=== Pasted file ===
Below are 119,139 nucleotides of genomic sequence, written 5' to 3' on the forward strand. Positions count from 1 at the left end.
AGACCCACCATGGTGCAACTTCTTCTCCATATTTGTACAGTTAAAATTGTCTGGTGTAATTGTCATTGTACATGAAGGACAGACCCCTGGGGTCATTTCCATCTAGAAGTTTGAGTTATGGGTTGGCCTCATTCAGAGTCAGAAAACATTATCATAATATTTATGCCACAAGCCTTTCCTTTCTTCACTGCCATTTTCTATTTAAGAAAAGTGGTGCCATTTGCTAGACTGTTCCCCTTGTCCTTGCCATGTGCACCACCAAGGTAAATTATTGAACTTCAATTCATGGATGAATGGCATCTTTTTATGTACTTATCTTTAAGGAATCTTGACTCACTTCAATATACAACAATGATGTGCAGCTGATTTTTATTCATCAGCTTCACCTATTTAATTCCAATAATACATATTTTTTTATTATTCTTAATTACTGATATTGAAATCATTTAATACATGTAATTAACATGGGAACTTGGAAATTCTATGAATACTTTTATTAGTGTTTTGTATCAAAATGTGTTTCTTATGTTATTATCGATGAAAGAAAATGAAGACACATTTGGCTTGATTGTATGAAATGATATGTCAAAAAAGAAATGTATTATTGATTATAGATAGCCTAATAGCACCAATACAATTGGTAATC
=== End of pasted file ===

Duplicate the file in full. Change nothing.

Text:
Below are 119,139 nucleotides of genomic sequence, written 5' to 3' on the forward strand. Positions count from 1 at the left end.
AGACCCACCATGGTGCAACTTCTTCTCCATATTTGTACAGTTAAAATTGTCTGGTGTAATTGTCATTGTACATGAAGGACAGACCCCTGGGGTCATTTCCATCTAGAAGTTTGAGTTATGGGTTGGCCTCATTCAGAGTCAGAAAACATTATCATAATATTTATGCCACAAGCCTTTCCTTTCTTCACTGCCATTTTCTATTTAAGAAAAGTGGTGCCATTTGCTAGACTGTTCCCCTTGTCCTTGCCATGTGCACCACCAAGGTAAATTATTGAACTTCAATTCATGGATGAATGGCATCTTTTTATGTACTTATCTTTAAGGAATCTTGACTCACTTCAATATACAACAATGATGTGCAGCTGATTTTTATTCATCAGCTTCACCTATTTAATTCCAATAATACATATTTTTTTATTATTCTTAATTACTGATATTGAAATCATTTAATACATGTAATTAACATGGGAACTTGGAAATTCTATGAATACTTTTATTAGTGTTTTGTATCAAAATGTGTTTCTTATGTTATTATCGATGAAAGAAAATGAAGACACATTTGGCTTGATTGTATGAAATGATATGTCAAAAAAGAAATGTATTATTGATTATAGATAGCCTAATAGCACCAATACAATTGGTAATC